From fishing harbour to international port
The construction of the railway branch line in 1843 completely changed the fortunes of Folkestone. The viaduct over the harbour and station on the pier followed. These developments catapulted the town from a quiet fishing harbour to international port. Built by the South Eastern Railway Company, the new line brought trains from the main line directly to the quayside. Goods could be efficiently transferred to or from waiting boats, and passengers travelling to the continent could stroll straight onto waiting ferries.
bridging the gap
After making its way down the steep 1:30 incline to the harbour, the line carried on over the water to the south quay and pier on 13 red-brick arches. The pier is now called the ‘Harbour Arm’. The most northerly arch on the viaduct is hidden by the jetty access slip. The viaduct was designed by William Cubitt, Chief Engineer of the line. Cubitt also designed the spectacular Foord Valley Viaduct on the main line (also Grade II listed) that dominates the town. Originally the viaduct carried two tracks and on either side were parallel timber freight jetties.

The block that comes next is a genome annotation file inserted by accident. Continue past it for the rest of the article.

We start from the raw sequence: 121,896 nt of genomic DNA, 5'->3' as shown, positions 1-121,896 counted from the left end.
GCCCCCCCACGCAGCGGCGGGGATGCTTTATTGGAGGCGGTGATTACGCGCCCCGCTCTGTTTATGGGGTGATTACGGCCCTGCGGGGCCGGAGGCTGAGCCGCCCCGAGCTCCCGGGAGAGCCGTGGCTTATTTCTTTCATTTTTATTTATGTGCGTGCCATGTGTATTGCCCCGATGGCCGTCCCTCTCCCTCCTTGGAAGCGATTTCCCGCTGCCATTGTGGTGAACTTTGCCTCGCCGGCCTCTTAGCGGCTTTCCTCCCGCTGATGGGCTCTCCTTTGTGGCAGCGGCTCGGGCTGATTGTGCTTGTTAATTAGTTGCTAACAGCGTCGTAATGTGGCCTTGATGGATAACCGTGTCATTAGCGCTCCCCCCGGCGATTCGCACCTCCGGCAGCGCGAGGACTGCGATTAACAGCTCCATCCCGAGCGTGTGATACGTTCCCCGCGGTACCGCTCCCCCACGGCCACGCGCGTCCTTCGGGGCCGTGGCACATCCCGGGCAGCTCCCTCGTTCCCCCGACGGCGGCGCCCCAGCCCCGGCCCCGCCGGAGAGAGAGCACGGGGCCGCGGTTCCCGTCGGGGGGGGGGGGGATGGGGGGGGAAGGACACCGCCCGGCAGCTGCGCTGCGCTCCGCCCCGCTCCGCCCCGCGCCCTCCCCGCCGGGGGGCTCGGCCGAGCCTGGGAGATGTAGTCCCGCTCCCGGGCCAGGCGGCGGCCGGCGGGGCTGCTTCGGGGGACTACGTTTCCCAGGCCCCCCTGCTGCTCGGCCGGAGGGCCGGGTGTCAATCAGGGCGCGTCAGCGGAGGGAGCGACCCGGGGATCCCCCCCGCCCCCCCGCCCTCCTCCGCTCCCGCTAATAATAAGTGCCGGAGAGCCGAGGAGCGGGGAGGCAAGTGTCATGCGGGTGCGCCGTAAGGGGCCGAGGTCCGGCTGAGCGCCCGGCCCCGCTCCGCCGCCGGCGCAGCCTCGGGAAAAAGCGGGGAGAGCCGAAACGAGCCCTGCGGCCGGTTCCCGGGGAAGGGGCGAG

A wooden Swing Bridge connecting the Viaduct across the 150-foot gap to the south pier was completed in 1847. The Viaduct and bridge divided the harbour into ‘inner’ to the west and ‘outer’ to the east. But, with the addition of the Swing Bridge, this allowed taller boats in and out of the inner harbour when pivoted. Rails were not laid across the bridge until 1848 and the first passenger train reaching the harbour station on 1st of January 1849. The Folkestone Harbour station opened in 1850 after rails were laid across the swing bridge. Until then the line was largely used to transport coal.
In its first decades, Folkestone provided the most popular cross-Channel route. It was overtaken by the slightly shorter Dover-Calais crossing in the late 1860s.
Photography courtesy of Alan F. Taylor, Folkestone & District Local History Society